Last updated: July 30. 2014 1:44PM - 72 Views
By Richard Eckstrom Contributing Columnist

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July 21 marked the anniversary of one of America’s great triumphs.

Forty-five years earlier, the eyes of a nation were transfixed to their black and white TV sets to watch history unfold as an American astronaut stepped foot on the grey lunar soil. Neil Armstrong became the first man to stand on ground not of this Earth.

It was a remarkable feat, one which is unparalleled in world history. Since the beginning of mankind, humans had gazed at the bright sphere hundreds of thousands of miles away, wondering what it was like. At 10:56 pm on July 21, 1969, a human was walking on it.

So uncertain was the Apollo 11 moon-landing mission that President Nixon had a speech-writer prepare for him an address to the nation in case catastrophe occurred. The contingency plans included phone calls to the wives of Armstrong and fellow astronauts Buzz Aldrin and Michael Collins. But three days after Armstrong’s historic steps, the men returned home safely, splashing down in the Pacific Ocean near Hawaii. They received a hero’s welcome.

Our space flights and moon-landings have yielded great knowledge which has helped us understand our solar system, as well as monumental advancements in science, technology and innovation.

But perhaps the real value in space exploration lies in its power to inspire. It reminds us that nothing’s out of reach… that there’s little we can’t accomplish when we put our minds to it.

Striving for the impossible often brings out the best in people.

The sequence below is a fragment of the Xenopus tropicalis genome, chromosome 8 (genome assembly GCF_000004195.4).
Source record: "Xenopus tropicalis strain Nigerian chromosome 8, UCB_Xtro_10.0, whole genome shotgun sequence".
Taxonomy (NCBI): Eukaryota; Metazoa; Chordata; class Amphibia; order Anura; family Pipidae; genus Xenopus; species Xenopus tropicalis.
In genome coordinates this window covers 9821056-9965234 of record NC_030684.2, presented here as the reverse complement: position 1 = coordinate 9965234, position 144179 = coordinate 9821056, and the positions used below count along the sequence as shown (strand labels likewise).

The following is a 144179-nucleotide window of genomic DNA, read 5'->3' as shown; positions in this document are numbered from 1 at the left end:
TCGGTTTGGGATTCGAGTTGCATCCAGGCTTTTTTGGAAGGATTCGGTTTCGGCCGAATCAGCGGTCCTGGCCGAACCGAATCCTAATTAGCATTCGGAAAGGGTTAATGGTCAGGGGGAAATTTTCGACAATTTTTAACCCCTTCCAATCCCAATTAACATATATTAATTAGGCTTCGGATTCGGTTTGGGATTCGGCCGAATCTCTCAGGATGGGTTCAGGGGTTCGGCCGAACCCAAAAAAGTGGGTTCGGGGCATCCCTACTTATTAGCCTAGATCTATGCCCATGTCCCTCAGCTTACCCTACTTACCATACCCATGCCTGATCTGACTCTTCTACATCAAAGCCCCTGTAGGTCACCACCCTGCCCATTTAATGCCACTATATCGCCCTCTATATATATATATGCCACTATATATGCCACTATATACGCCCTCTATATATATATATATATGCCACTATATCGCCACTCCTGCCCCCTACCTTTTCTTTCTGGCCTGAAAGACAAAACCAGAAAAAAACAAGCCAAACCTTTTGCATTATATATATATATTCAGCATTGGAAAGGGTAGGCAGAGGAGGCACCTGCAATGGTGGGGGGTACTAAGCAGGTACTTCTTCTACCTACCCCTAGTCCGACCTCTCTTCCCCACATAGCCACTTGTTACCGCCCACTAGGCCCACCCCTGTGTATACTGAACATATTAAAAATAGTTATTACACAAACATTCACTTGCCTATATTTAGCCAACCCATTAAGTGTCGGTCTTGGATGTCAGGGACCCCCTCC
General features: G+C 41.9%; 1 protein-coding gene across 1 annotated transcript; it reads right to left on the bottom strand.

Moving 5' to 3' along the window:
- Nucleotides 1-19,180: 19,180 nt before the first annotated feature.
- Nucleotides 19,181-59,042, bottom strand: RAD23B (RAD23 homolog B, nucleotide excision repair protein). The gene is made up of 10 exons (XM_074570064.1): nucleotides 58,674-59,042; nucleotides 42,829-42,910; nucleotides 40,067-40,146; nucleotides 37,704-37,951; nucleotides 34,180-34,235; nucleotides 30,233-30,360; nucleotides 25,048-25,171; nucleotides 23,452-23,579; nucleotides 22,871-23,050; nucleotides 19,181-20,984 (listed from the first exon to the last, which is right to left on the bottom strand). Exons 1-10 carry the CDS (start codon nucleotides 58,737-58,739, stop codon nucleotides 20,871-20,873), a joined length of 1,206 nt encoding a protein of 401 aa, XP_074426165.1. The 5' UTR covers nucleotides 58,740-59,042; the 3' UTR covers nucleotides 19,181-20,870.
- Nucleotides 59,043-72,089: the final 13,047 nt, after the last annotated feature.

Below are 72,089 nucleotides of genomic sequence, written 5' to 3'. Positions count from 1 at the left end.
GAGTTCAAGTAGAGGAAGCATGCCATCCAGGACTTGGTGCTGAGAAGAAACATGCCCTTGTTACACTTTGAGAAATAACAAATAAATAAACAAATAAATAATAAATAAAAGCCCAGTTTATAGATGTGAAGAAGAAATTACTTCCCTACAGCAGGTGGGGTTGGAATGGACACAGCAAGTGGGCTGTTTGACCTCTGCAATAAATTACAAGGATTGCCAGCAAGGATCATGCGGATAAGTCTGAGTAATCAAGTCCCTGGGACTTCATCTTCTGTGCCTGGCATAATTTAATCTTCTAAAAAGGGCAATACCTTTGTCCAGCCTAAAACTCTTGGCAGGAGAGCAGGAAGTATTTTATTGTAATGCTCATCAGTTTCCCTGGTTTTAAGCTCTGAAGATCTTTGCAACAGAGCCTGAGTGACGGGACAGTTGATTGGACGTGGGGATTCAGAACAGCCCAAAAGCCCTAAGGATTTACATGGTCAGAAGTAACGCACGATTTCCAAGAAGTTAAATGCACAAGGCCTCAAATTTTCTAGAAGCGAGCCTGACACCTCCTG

At the time of the Apollo 11 mission, America was a nation in tumult. Among other things, we were mired in war in Vietnam. But the success of the Apollo 11 mission rekindled a sense of national pride. Our young country – which had gained independence from Imperial rule less than 200 years earlier – had become the first to put a man on the moon. We had beaten our Cold War adversary, Russia, in the race to do so. And with just months to spare, we had fulfilled the 1961 promise of President John F. Kennedy, who had vowed to send an American safely to the lunar surface and back before the end of the decade.

Even during a turbulent period, space exploration gave Americans something to cheer about.

In many ways, America remains a troubled nation – beset by polarization, partisan gridlock and anxiety about the future. Our leaders can’t seem to agree on how to solve our many problems. Late last year, as many federal offices shut down for 16 days, I couldn’t help but reflect on how a society that once sent a man to the moon couldn’t even operate a functioning government.

Given the tremendous challenges we face, perhaps the key to our future lies in our ability to rediscover the ideals that made America great… the ideals of reaching high to achieve great things, of continually striving to improve, and of pulling together to overcome shared obstacles.

Maybe what’s needed, now more than ever, is a renewal of the American spirit — the spirit that built a nation from scratch, and that put a man on the moon.

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